1934
The first Flash Gordon comic strip, drawn by Alex Raymond and featuring the science-fiction adventure character, was published on January 7, 1934. The first screen adventure for Flash Gordon was Universal Pictures' 13 episode serial Flash Gordon (1936), starring Buster Crabbe.
1934
MGM's historical drama Rasputin and the Empress (1932), starring brothers John and Lionel Barrymore and sister Ethel (the only film in which all three siblings appeared) in a tale about Imperial Russia, was the subject of a libel and invasion of privacy lawsuit filed against MGM in 1934. It was claimed that the film inaccurately portrayed the character of the wife of Prince Felix Yusupov (played by John Barrymore in the film as Prince (Paul) Chegodieff)) - Princess Irina Youssoupoff (played by Diana Wynyard in the film as Princess Natasha). It was claimed the film unfairly portrayed her as a mistress and rape victim of Rasputin (played by Lionel Barrymore). The lawsuit was settled out of court with MGM (paying a reported fine of $250,000), and the scene was cut. The suit also resulted in the decree that a disclaimer had to be added to the credits of this and subsequent films of its kind: "This motion picture is a work of fiction and any resemblance to persons living or dead is purely coincidental."
1934
The Three Stooges were featured in their first Columbia Pictures' comedy 2-reel short Woman Haters (1934), appearing with former vaudevillian Marjorie White (her last film before a car accident in 1935). It was the first of 190 shorts that the slapstick comedy group made with Columbia Studios until 1959.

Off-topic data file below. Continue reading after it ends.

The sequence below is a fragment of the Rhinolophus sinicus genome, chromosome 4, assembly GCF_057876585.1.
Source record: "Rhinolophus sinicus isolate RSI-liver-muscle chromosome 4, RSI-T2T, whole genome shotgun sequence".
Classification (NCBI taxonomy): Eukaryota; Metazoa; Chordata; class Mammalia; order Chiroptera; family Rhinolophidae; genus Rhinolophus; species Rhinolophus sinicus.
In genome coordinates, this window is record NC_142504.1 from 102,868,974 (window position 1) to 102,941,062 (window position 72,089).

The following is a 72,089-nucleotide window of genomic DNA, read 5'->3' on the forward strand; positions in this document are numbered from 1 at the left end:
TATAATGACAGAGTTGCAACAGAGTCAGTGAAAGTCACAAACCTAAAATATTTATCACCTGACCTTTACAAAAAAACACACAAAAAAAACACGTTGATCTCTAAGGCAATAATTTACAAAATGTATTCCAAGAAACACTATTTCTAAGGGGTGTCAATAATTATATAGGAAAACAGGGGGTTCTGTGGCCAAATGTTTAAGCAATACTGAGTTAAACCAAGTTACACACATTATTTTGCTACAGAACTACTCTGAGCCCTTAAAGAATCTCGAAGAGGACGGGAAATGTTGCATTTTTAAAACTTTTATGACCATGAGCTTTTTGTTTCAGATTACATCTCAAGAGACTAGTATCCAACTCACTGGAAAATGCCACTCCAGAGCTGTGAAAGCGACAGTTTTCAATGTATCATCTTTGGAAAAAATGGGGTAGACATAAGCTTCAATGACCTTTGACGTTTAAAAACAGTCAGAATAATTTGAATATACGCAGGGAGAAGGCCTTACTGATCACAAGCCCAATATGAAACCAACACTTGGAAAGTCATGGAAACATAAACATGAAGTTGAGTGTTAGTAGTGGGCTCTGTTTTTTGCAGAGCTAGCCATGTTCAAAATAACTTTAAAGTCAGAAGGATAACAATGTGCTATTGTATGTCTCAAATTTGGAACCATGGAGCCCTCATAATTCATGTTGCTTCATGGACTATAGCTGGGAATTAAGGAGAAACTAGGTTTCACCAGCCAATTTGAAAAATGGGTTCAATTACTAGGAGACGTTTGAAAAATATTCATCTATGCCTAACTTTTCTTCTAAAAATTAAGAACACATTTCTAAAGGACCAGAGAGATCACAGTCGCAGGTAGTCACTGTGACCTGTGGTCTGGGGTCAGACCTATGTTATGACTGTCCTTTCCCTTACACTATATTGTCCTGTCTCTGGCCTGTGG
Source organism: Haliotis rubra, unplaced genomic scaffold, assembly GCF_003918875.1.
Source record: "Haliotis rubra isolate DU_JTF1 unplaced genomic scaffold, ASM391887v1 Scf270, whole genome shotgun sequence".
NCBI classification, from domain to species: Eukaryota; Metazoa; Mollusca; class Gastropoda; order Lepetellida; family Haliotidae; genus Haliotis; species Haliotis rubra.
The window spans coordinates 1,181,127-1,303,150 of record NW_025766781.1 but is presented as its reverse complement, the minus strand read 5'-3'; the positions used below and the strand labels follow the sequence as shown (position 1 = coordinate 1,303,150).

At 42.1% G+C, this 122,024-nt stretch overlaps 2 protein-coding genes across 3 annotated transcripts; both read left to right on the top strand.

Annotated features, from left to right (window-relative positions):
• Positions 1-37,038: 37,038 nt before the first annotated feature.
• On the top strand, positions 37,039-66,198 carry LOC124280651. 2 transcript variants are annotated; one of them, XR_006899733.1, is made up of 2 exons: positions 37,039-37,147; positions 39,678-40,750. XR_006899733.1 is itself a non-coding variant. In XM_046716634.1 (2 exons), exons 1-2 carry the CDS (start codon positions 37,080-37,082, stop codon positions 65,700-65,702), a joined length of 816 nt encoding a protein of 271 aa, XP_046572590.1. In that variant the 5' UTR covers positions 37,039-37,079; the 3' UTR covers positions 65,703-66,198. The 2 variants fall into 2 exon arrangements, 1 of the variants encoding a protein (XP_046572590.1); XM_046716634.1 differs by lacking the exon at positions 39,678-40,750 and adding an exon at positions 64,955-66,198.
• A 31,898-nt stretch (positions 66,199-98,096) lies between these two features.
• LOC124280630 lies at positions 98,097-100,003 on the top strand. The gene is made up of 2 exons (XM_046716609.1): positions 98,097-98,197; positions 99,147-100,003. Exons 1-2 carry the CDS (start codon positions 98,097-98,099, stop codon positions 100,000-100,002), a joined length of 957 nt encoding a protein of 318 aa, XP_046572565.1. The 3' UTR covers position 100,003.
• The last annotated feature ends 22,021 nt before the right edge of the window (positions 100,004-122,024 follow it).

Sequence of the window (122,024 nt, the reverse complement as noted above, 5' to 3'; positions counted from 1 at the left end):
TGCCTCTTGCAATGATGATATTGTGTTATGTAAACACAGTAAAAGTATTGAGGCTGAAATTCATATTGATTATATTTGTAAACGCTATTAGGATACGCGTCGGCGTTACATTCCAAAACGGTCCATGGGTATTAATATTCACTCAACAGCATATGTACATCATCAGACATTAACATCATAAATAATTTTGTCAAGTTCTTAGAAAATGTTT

1934
Actor Lionel Barrymore began an annual Christmas-time tradition (that lasted through 1953), first appearing on the CBS Radio Network in the role of Ebenezer Scrooge in dramatizations of Charles Dickens's A Christmas Carol.
1934
Louis de Rochemont began the documentary newsreel film series, The March of Time.
1934
Warner Bros. became the first studio to shut down its German distribution office to protest the Nazi's anti-Semitic policies.
1934
Famed gangster "Public Enemy No. 1" John Dillinger was gunned down outside Chicago's Biograph Theater on July 22, 1934 after viewing Clark Gable and William Powell in MGM's crime/gangster drama Manhattan Melodrama (1934). He was accompanied by two women: his 26 year-old girlfriend - waitress/prostitute Polly Hamilton, and her former boss, brothel manager Anna Sage, who was wearing an orange dress (later she was inaccurately dubbed "The Woman in Red") and had tipped off the G-men to Dillinger's whereabouts.
1934
Police officers led by former Texas Ranger Frank Hamer ambushed bank robbers Bonnie Parker and Clyde Barrow near Gibsland, Louisiana, killing them both on May 23, 1934. They later became folk heroes and were immortalized in Arthur Penn's Bonnie and Clyde (1967).
1934
The first use of 3-strip Technicolor in a live-action sequence (in the film's final scene), was in MGM's musical/romance operetta adaptation The Cat and the Fiddle, starring Jeanette MacDonald (in her MGM debut film) and Ramon Novarro.
1934
RKO's 2-reel short La Cucaracha was the first live-action film to use a three-strip Technicolor process.
early to mid-1930s
Color movies were first widely shown in the late thirties, although hand-tinted or toned films were standard practice in the 1910s and 1920s, and two-strip Technicolor had emerged in the late 1920s. Technicolor sequences were included in DeMille's The Ten Commandments (1923), MGM's Ben-Hur (1925) and Universal's The Phantom of the Opera (1925), and various early sound musicals included two-strip Technicolor production numbers as spectacular highlights.